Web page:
Creating Mail Merge Letters
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There are three different ways to create mail merge letters using DONATION. A mail merge letter is a document created with DONATION's internal editor (or in some cases your normal word processing program, generally Microsoft Word or WordPerfect) that has information from the DONATION program's data (Donor, Donation, Pledge and/or Receipt information) included in (merged into) it.
The first way, using Letters à One Letter, takes information from one Donor, and optionally information from that donor's donations or receipts, and merges it into a letter or receipt document.
The second way, using Letters à Mass Mailing, takes information from all Donors, and optionally information from their donations or receipts, and merges it into a set of letters or receipt documents, one per donor, donation, or receipt. You can also filter the data so only some donors, donations or receipts are included.
N.B. Neither of the two mail-merge letters and receipt options above are available with the free Lite version of DONATION.
The third way, which in general is the hardest to use, uses the Save As button on any report viewing window to save the data from a report to a file. You then have to use that data yourself, with your word processor's mail merge capabilities to create a letter. It is the most complex of the methods and should almost never be required. (See Doing Mail Merges using Save As from Reports for details.)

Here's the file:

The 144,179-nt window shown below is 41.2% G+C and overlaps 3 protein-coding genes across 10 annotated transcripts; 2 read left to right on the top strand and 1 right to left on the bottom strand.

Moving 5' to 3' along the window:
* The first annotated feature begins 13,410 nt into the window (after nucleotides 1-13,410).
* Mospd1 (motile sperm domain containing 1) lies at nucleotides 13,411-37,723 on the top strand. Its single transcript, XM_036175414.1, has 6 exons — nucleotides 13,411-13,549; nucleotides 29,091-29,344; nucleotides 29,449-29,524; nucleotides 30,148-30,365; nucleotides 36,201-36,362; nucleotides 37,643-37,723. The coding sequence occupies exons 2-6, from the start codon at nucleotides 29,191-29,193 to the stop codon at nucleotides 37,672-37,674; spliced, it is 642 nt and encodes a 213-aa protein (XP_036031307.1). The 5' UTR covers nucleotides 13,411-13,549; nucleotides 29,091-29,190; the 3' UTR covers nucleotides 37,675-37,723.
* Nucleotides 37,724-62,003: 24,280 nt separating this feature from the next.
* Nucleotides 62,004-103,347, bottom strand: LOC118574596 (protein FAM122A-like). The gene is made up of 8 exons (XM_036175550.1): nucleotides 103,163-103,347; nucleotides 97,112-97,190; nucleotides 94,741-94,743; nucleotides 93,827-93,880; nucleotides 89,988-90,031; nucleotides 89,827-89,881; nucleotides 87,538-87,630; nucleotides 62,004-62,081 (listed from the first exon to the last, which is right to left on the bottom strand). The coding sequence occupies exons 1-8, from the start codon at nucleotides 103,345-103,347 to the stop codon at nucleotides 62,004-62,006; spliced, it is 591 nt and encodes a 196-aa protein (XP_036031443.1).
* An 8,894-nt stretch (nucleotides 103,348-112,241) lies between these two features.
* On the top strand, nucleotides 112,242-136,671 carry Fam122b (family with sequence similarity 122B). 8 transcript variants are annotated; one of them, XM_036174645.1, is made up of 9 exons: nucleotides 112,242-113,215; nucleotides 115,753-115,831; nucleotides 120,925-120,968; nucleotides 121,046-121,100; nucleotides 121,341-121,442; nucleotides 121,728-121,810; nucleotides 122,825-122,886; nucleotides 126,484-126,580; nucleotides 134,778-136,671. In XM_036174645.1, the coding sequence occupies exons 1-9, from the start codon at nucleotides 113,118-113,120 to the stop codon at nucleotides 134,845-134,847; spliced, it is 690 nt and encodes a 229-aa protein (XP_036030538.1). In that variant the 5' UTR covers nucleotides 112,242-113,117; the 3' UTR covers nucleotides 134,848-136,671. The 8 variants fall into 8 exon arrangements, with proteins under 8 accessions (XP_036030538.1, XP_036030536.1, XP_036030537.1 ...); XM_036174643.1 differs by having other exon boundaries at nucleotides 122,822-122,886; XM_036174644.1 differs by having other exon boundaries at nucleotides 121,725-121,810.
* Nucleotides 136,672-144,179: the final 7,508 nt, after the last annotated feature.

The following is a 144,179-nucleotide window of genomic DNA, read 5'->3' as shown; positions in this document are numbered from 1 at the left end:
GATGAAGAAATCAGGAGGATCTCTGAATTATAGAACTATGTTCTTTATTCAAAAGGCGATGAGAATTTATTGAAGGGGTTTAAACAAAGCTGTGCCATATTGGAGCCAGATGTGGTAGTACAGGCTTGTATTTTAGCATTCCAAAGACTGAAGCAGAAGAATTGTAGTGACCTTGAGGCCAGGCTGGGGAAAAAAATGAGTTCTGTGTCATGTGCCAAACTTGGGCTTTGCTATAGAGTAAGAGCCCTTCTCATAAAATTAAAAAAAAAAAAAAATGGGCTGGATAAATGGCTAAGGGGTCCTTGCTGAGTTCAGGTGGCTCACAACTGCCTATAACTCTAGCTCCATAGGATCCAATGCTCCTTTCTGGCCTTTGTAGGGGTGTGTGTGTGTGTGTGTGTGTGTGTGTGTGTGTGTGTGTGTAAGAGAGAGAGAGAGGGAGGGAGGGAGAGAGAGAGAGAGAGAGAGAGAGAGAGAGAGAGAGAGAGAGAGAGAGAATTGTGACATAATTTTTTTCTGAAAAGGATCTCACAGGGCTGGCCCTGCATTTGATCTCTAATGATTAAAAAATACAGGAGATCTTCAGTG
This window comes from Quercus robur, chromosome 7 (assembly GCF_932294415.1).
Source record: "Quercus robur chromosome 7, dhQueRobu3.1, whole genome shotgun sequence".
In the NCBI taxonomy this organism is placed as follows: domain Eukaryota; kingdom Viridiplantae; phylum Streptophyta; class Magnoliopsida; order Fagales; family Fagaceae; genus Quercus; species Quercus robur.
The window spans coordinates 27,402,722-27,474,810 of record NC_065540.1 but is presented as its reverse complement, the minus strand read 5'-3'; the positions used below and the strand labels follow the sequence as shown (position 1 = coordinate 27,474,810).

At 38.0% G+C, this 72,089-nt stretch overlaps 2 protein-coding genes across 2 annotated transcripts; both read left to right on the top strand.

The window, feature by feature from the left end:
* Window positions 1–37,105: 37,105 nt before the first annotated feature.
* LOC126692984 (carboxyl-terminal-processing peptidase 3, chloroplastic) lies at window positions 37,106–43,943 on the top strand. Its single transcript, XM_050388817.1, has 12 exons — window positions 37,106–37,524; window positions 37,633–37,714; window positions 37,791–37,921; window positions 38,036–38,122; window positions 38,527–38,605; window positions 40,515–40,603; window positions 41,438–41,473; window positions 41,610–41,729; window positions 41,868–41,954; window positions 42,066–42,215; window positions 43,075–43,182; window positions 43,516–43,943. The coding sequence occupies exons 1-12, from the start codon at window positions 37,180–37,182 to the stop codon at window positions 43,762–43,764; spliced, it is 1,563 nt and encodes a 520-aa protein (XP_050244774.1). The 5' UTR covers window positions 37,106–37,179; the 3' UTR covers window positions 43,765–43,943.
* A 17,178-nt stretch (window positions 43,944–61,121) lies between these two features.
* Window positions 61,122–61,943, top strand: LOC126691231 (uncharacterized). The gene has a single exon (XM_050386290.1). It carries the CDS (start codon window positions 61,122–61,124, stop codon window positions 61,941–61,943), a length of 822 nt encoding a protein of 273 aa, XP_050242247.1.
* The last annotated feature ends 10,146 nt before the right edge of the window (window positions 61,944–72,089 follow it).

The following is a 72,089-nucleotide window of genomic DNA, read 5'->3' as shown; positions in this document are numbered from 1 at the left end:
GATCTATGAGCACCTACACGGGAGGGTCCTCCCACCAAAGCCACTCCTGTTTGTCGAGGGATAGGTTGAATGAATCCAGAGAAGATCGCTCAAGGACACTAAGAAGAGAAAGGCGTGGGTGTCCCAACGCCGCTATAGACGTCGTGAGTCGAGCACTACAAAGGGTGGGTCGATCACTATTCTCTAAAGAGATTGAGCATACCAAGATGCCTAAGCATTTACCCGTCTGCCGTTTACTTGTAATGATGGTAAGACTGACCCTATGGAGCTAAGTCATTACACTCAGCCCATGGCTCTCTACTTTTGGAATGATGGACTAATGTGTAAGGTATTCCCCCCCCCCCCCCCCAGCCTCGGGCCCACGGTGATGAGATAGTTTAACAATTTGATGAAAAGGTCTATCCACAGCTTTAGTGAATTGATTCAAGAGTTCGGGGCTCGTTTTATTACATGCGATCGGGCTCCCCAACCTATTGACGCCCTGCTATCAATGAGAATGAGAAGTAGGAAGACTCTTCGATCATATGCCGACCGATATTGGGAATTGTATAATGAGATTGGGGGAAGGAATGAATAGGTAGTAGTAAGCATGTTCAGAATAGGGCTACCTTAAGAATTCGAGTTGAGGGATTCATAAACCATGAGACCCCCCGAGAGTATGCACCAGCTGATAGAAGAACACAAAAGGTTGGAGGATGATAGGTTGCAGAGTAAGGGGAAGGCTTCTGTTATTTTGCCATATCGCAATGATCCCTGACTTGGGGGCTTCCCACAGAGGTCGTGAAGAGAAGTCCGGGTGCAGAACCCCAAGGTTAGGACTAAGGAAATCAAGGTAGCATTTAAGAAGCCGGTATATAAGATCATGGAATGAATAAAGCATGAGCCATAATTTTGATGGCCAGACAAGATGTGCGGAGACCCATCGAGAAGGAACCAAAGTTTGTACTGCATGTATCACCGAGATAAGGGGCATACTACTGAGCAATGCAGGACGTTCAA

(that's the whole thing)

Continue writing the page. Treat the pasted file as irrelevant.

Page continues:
One major benefit of mail merge is that if you do not like the receipt format generated by the program, you can instead generate the receipts in your own format.
If you are going to use either of the Letters menu options, please read about the One Donor option first (the first link below), because the Mass Mailings option builds on that. And please read both of those pages before reading about generating receipts using mail merge.
There are also several training videos on Mail Merge letters and receipts on the Demos and Samples web page, if you would prefer to see these features demonstrated live, rather than reading about them. Of course, there are a lot more details in these Help pages than in the videos.